The wet method

This more fool-proof method uses sugar and water. Instead of pouring the sugar in a pan by itself, you mix it with some water. The advantage is that the sugar will dissolve in the water. Since it is dissolved in the water it is easier to heat it evenly. While heating the sugar now, you’ll boil of the water. The more water that is boiled of, the warmer it becomes. Once the water has all evaporated the sugar is warm enough and caramelization will start.

It doesn’t matter how much water you add. Adding more water will result in a longer boiling time. If you don’t add enough water though, not all the sugar will dissolve. It is no problem to add extra water during boiling. It will just take more time.

caramel bars, millionaire shortbread, shortbread, caramel & chocolate

Crystallization of sugar during caramelization

Regular sugar (sucrose), is quite special. When you buy a pack of sugar all the sugar will be crystalline, they are crystals. When making a caramel you do not want these crystals. Instead, you want to create a smooth consistency and crystals don’t belong there. This is why the wet method helps you in making a smooth caramel. It helps to melt the crystals by first dissolving them. That said, with both methods it is still possible to create those unwanted sugar crystals. Fortunately, they can be cleared away again quite easily.

So how do those sugar crystals form? Sugar molecules strongly prefer to sit in this crystalline structure. They only need a little help to recrystallize again when they are dissolved or melted. The higher the concentration of sugar, the higher the chance they will form these crystals again. This is why especially close to the caramelization temperature, when with both preparation methods there’s barely any moisture left, crystallization has a higher chance to occur.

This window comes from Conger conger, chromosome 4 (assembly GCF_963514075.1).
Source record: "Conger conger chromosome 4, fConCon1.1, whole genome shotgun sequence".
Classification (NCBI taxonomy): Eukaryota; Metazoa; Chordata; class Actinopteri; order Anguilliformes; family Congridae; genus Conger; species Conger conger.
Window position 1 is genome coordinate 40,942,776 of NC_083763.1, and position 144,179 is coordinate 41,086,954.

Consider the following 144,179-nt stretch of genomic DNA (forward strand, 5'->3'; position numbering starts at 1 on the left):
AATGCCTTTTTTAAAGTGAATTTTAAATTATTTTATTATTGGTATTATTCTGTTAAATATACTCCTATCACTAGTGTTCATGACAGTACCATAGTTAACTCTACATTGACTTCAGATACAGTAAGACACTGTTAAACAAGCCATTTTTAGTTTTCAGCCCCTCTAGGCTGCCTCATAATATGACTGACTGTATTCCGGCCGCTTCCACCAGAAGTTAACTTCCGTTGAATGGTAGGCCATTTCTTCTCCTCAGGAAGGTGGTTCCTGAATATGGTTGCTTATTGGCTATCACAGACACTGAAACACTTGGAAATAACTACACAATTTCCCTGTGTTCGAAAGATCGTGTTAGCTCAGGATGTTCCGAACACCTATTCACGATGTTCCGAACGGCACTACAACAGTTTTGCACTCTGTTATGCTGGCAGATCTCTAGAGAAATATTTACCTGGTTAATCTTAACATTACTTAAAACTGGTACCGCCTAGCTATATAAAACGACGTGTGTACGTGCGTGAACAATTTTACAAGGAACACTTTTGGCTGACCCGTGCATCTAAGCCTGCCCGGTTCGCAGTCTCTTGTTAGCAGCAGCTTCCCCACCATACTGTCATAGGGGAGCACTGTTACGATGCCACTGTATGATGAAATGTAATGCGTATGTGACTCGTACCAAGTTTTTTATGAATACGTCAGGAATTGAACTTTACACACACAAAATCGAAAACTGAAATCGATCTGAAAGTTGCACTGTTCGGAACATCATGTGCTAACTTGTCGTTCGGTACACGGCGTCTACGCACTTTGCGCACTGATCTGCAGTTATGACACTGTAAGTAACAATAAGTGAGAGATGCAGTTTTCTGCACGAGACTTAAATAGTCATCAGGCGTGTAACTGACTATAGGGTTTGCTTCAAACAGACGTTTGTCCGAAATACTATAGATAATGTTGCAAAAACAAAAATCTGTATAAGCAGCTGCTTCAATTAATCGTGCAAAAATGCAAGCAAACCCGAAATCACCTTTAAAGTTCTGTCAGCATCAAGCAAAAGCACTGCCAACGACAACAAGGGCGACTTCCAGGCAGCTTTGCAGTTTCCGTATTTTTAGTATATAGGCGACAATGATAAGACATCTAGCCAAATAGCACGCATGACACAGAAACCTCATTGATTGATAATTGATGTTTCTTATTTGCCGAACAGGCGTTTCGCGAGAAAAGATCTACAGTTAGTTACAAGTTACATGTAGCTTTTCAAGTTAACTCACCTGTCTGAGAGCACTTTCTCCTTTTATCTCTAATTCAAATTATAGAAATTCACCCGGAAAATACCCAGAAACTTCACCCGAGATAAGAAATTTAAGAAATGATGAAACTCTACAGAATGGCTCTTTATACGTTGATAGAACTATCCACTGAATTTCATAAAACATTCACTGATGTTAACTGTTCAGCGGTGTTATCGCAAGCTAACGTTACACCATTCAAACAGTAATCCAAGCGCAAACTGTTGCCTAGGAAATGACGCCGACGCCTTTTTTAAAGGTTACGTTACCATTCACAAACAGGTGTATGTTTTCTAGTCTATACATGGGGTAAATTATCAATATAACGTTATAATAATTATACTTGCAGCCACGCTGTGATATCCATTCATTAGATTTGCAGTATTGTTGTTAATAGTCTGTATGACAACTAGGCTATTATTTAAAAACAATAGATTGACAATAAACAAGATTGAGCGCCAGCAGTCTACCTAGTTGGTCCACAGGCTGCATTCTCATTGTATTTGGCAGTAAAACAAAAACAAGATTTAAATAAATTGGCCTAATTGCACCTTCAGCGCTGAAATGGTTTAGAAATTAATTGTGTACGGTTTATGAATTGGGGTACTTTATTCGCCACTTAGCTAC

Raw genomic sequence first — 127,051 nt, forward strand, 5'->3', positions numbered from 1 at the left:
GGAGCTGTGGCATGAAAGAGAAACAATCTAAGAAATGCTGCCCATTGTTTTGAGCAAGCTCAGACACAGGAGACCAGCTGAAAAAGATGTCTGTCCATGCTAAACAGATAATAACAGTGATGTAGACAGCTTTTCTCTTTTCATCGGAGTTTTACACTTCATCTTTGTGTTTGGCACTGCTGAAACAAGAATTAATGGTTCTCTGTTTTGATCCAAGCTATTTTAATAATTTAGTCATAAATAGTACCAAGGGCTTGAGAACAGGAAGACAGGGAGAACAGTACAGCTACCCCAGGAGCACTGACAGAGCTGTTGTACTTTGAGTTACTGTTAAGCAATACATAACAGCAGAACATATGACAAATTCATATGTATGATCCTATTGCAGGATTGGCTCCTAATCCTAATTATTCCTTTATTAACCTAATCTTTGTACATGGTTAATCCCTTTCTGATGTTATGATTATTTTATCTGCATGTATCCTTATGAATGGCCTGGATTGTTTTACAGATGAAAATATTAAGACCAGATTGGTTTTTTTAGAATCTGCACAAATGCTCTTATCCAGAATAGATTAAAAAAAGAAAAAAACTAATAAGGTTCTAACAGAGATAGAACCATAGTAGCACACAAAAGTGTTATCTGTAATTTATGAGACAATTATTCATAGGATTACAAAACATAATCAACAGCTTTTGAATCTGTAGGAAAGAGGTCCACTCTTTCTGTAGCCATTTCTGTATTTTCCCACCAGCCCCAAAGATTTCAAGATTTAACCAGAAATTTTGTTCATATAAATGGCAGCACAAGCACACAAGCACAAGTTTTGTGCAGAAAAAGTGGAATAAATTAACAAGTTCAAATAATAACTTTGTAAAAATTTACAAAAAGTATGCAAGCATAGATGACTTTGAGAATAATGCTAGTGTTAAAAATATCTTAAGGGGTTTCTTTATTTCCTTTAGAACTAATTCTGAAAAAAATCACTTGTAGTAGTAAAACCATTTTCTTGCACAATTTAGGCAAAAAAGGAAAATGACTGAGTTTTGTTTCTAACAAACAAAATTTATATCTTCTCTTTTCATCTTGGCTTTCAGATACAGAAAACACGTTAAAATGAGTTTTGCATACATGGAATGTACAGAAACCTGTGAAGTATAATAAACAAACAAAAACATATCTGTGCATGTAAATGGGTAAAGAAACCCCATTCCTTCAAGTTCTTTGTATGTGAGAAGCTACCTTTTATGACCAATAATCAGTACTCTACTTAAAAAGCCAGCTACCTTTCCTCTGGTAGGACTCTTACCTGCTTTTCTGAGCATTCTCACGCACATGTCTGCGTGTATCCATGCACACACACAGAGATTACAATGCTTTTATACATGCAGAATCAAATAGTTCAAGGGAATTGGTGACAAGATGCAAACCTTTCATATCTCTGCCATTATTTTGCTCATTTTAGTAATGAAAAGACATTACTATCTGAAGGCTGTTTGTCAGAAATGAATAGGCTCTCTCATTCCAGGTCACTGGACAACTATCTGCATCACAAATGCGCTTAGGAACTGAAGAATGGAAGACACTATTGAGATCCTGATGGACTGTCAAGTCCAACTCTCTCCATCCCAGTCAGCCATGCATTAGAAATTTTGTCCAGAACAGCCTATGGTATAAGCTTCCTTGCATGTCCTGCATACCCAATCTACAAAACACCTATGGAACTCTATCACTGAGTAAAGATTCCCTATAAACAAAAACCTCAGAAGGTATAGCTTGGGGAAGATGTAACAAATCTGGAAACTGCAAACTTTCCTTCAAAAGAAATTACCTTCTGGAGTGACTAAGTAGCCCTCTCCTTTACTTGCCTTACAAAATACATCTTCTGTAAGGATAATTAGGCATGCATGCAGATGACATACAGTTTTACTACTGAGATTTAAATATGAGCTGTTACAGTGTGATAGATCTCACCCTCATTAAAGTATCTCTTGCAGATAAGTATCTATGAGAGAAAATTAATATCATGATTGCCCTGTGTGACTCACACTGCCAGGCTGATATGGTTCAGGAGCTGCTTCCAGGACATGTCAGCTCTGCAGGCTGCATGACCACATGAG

Preventing crystallization

There are a few tips and tricks to prevent crystallization of sucrose. The first is to add a crystallization inhibitor. This is an additional substance that can prevent sucrose from crystallizing. One of the most common inhibitors is glucose syrup. Glucose syrup isn’t only glucose. Instead, it also contains longer molecules. These molecules can interfer with the crystallization of the sugar, they will be in the way of the sugar molecules when trying to build a new crystal.

Sugar crystals tend to build up onto something. As soon as you have a crystal in your mixture, it will spread out very rapidly. These crystals will form more easily in a drier area (e.g. if some sugar sits on the wall of a pan where most moisture has evaporated) or on loose bits and pieces in your pan. A stirrer can also be an area where crystals start to grow. This is why most recipes will warn you to not stir the sugar while caramelizing, only do so at the start when the crystallization is not that likely to occur!

Solving crystallization in caramel

The easiest way to solve the crystallization (and the most effective) is to add more water. In other words, start over again. By adding the water, the sugar crystals can again dissolve. Simply re-heat the sugar, evaporate the water and try again!

Stopping caramelization

Once you’ve succeeded to caramelize your sugar without having any sugar crystals, you will need to stop the caramelization again! Since the sugar is super warm at this point (remember, it’s about as hot as an oven!), the reaction will continue going for a while. The caramelization won’t stop immediately, even if you turn off the heat. As a result, the caramel may become way too brown or it might even burn.

That’s why most recipes will tell you to add something to the caramel to cool it down again. It can be as simple as adding some water. Often though you will see that you have to add some milk, cream or butter. The advantage of adding these into the hot sugar is that they will also participate in chemical reactions. This will improve the flavour of your caramel even further.

Always keep in mind that the sugar is very hot at this point. It is way easiest to add something liquid, this will mix in most easily. However, take care that it will boil almost immediately and it might therefore splash. If you add something with plenty proteins (e.g. milk or cream) take care that it will bubble up a lot.